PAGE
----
Now the trees were creating a false sense of early evening in the house. This added to her momentary discombobulation. Her sense of frustration was escalating.
Elsa stood in the shadowed kitchen thinking. Bill was seated a few feet away in the brighter dining room, watching her carefully.
"Are the guys in the house?" Bill prodded.
"Shut up. They're gone. No one's here but me!" As soon as she spoke, she wished she hadn't.
She looked at him, hate oozing from her eyes. "One more word and I will put a bullet in your head."
She hesitated to kill him because he might make a valuable hostage. She stood, frozen in thought, holding the gun steadily on Bill, staring at him but staring through him as she tried to formulate a plan.
The house was silent. No cars passed by outside.
Without warning the sound and a brief, intense flash came from behind Elsa. Startled, she whipped around, knocking the box off the counter. As it fell to floor, it came apart. Then the lights went out, and the kitchen was shrouded in dark.
Bill heard Elsa's half-scream followed by the thud of her body hitting the floor just as the lights came back on after barely a second. Someone emerged from the back door of the kitchen. He carried a bright flashlight and directed the wide, intense beam at Elsa and the cube beside her.
Tendrils of thick dark snapped back into the cube as the light hit it. The air was chilled. Elsa lay on the floor, her bottom half nothing but dust. She was barely alive. Her upper body was pale, a bloodless shade of whitish gray.
She gasped painfully, pleading, "Turn off the light! Let it finish me!"
"In a moment," spoke the man holding the flashlight. "First, where are your brothers, and what were you planning to do with the cube?"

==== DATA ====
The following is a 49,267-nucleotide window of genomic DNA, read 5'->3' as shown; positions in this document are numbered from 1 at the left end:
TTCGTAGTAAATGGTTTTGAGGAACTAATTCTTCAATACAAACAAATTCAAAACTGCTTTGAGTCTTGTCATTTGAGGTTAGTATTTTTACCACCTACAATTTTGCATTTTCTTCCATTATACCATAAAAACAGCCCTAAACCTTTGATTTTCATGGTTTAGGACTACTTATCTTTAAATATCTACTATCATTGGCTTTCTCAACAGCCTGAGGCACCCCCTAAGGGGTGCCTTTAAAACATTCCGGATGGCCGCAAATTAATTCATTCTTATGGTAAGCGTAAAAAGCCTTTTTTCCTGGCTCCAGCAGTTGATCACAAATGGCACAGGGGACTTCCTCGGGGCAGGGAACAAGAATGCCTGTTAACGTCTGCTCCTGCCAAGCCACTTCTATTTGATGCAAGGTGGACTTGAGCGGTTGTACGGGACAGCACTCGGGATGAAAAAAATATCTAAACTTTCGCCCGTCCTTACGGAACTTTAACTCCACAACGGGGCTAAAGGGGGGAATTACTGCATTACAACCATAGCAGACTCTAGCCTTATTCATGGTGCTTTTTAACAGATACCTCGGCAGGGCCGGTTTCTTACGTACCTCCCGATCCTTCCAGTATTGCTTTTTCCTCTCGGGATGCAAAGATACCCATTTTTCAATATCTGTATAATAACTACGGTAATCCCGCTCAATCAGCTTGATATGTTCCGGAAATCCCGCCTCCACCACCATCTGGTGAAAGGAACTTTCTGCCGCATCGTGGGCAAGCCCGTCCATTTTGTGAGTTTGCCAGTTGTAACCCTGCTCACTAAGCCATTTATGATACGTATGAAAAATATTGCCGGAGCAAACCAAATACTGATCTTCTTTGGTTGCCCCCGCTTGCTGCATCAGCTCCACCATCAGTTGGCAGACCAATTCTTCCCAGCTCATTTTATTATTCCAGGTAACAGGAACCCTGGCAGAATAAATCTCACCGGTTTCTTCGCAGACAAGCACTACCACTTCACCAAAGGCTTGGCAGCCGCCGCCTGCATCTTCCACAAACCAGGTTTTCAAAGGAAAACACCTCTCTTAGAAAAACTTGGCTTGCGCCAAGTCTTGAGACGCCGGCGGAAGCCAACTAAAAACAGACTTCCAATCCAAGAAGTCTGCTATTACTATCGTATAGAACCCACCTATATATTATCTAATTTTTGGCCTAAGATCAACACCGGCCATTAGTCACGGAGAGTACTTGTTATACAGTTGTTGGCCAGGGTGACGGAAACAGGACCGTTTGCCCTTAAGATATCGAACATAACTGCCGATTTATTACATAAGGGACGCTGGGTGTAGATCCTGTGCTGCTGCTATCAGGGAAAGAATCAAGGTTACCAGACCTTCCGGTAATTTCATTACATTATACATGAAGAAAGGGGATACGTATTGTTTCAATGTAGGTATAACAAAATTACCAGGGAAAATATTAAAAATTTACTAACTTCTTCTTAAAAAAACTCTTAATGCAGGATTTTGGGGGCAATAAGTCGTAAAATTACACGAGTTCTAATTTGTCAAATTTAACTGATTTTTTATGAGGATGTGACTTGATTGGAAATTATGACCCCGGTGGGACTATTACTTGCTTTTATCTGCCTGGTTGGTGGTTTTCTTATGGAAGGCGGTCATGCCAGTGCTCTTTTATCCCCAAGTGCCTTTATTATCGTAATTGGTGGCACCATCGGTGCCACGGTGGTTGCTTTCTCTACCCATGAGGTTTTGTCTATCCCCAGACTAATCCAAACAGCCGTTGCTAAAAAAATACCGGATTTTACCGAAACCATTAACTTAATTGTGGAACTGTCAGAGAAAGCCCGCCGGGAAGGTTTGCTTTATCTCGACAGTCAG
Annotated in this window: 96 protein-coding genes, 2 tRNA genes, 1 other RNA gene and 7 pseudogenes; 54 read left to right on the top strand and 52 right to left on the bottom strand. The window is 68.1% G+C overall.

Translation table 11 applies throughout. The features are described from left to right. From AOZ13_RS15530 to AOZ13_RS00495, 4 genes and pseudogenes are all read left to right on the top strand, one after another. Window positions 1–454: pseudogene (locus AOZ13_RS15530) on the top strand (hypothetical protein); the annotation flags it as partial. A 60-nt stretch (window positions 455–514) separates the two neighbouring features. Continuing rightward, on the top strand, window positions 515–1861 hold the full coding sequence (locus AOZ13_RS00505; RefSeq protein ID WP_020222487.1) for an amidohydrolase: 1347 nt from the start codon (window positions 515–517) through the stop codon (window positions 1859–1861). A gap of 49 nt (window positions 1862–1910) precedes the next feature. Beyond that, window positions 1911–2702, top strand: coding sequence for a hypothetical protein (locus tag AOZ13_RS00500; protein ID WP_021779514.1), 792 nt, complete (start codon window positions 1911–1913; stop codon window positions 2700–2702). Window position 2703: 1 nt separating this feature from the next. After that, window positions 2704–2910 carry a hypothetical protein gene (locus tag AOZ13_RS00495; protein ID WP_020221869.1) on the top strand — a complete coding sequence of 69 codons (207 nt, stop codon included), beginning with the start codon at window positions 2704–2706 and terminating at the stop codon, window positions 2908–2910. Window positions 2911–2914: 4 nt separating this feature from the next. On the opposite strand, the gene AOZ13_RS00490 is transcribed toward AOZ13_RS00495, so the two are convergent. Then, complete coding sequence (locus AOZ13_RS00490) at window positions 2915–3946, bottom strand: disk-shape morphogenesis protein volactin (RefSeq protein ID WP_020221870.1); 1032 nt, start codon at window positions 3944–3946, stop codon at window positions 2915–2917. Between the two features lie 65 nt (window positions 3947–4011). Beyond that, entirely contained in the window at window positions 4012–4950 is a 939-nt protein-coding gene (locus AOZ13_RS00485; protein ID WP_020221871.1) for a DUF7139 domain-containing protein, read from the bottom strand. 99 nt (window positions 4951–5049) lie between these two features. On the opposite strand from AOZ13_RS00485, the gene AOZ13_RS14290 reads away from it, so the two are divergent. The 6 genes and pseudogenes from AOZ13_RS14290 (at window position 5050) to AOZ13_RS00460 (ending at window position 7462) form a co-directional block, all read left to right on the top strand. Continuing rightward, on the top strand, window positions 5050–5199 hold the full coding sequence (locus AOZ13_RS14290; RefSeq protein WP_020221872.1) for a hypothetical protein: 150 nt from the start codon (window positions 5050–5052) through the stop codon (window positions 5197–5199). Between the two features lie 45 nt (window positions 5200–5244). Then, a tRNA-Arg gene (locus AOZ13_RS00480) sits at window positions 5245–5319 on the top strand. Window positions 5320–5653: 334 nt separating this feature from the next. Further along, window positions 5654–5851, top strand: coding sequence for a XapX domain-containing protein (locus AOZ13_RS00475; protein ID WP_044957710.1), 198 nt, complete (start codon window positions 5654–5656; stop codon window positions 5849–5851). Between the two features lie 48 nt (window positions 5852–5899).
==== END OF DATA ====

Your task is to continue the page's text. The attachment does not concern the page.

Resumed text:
Bill was now standing with his gun drawn on the stranger. "Who are you? Where did you come from?"
"Please, Sheriff Battell, you can put your gun away. I'm no threat to you. But please let Elsa answer my questions, and then I'll answer any you have of me."
The man, the same man who had been watching from the car, held a hand up to Bill to indicate he needed to be silent as he repeated his questions to Elsa.
Keeping the bright flashlight on her, he knelt next to Elsa as she quietly breathed out answers as best as she could. Then she begged him again to let the cube finish her.
The man rose, stepped to where Bill was in the dining room. "Stand back, Sheriff. This will only take a second."
With that, he flipped off the lights in the kitchen and turned off his flashlight. Elsa let out a brief sigh. Then they heard a faint, wicked chuckle.
The man flipped the lights and his flashlight back on and moved toward the cube and the box lying next to an Elsa-shaped pile of dust.
Stephen R. Clark is a member of the Evangelical Press Association, the National Association of Evangelicals, and the principal of CleverSmith™ Writing (www.CleverSmith.com) based in Oreland, Pennsylvania, as well as the writer of the award-winning blog, FaithBraised™ (www.FaithBraised.com). He has been writing for more than forty years.
He has authored short stories, poetry, online content, ad copy, scripts, speeches, direct mail, feature articles, and much more. He has also ghostwritten several Christian books including Preparing for Battle by Mark Bubeck (Moody Press). He has contributed chapters to compilations, devotionals, and other books including the NIV Men's Devotional Bible (Zondervan) and Inside Mysteries of the Bible (Time & American Bible Society).
He is joyfully married to BethAnn Clark, and they are members of Huntingdon Valley Presbyterian Church in Huntingdon Valley, Pennsylvania.
He also walked on fire. Once.
You can visit his personal web site at www.StephenRClark.com where you can learn more about him and his other books.
Follow Stephen online at these social media sites: